• Wozn2

    I love this feature – a useful addition to what is for me, an essential WordPress development tool.

    One thing I would really like to see in WP Migrate Pro in general is the ability to sync the active theme – I often work on local development where the theme and content are being developed in tandem and then uploaded to a server for demos / evaluation.

  • Looks really useful, I am looking forward to using this…

    Did I spot in the video a future option to pull plugins down too?

    • Nope, just settings, but we’re definitely considering adding migrating theme files for a future version, it’s been asked for quite a bit.

      • yeah I bet, I always get it when I go back in and pull down a client site and they have installed a load of plugins since I last synced and they have to be downloaded separately. Maybe an add-on like the media one for Theme and Plugin stuff

  • then Ian #DROPStheMICROPHONE

  • Aubrey Portwood

    Nice work!

  • Chris Botterill

    This is great. We currently operate a multisite install with domain mapping for about 100 clients but have hundreds more that are still on stand alone installs that we want to move into our multisite system. Looking forward to trying this out.

  • nicmare

    awesome! but when do one need this? the only case i can imagine for myself: i have a multisite setup and i want to sell one subsite to a new owner. so i need to detach it from that setup. then wp migrate makes that an easy task.

    • The most popular reason we’ve been given for wanting to split a subsite out to its own install is that sometimes a subsite gets popular enough that it needs to be moved to its own single site install for performance.
      There are other reasons, like selling the subsite, changing hosting providers for a better deal etc.

    • Silvio

      I recently developed a site for a client as single site – so my whole setup in the dev process, local, staging, live was single. Then right before launch it was decided to include this single site into the multisite of my client. How amazing it would have been if I could have just pulled it into the multisite!! And then just could have continiuned with my setup – oh yes, really awesome πŸ™‚

  • Great job, I really want this πŸ™‚

  • +1 can’t wait for the release

  • Where’s the migration logfile? A ton of things can go wrong. BackupBuddy migration tool has a detailed log of every step it does, immensely helpful in diagnosing issues.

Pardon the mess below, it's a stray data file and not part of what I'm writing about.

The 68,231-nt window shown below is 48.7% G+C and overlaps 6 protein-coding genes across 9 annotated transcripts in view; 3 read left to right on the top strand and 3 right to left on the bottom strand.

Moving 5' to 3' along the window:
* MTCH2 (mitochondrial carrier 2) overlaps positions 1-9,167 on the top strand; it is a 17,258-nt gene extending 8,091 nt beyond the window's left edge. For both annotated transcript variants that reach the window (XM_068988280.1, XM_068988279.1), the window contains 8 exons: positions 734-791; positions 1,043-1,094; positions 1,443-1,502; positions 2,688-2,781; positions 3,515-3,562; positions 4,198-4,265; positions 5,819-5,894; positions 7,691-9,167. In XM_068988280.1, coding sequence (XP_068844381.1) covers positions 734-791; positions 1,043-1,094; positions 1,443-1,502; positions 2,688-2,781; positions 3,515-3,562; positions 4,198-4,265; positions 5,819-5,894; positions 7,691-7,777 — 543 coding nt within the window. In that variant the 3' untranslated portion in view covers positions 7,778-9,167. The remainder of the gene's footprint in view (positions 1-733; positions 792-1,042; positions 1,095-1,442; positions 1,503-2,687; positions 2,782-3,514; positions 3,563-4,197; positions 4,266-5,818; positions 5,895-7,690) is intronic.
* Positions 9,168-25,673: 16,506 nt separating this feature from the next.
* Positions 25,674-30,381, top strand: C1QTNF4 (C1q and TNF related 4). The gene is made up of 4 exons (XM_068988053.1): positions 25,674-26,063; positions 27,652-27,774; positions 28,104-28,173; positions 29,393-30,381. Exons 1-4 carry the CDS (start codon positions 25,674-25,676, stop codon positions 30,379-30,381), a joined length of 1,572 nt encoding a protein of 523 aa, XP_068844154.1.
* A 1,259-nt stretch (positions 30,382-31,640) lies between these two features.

• If there are errors then we log them in the Diagnostic Info & Error Log found in the Help tab of the plugin, and using our backup option is always a good idea. At present we don’t keep an exhaustive log for push and pull migrations, I guess an export sql file is its own log of sorts. I’ll add logging push and pull sql as a feature request for consideration.

      There is another upcoming feature that might help give you peace of mind in a similar way to a log file, but that’s something to be revealed in due course!

  • Pete Davenport

    This is very nice. It’s almost a work of art. I’m so tired of doing manual migrations into and out of multisite. A tool like this has been a long time coming. I’m really looking forward to using this.!

  • Hey guys. Happy holidays. Is the subsite -> subsite migration available in the addon yet?

  • Multisite Tools 1.1 has just been released, enjoy!

    • Was there ever a blog post about this release?

      Also, you may want to create separate documentation for these new features. Right now, it’s all jumbled together with manual migration info, and the text still reads, “Features we are looking at in the future,” etc.

      This lack of release info was quite confusing. And the fact that your blog is most about WordPress things unrelated to your plugins just adds to that confusion. I have to keep looking for this post everytime I want to create a new subsite.

      • Hi Jason,

        As we’d already sneak peeked the new features, we didn’t blog about the actual release, but you’re right, we probably should have, especially as it was a little while between peek and release. We’ll definitely blog for the next release.

        We did tweet about it though, and Brad talked about it on the Apply Filters podcast, and of course people with the plugin saw all the updates when released. But those waiting to buy when MST 1.1 was released didn’t get the heads up via the blog, which was a mistake.

        As for the docs, can you link up the doc that is confusing? The MST addon’s own doc is up to date and talks about the push/pull and then export stuff (, and the manual export doc already has a note at the top mentioning that MST 1.1 has a better way of doing it (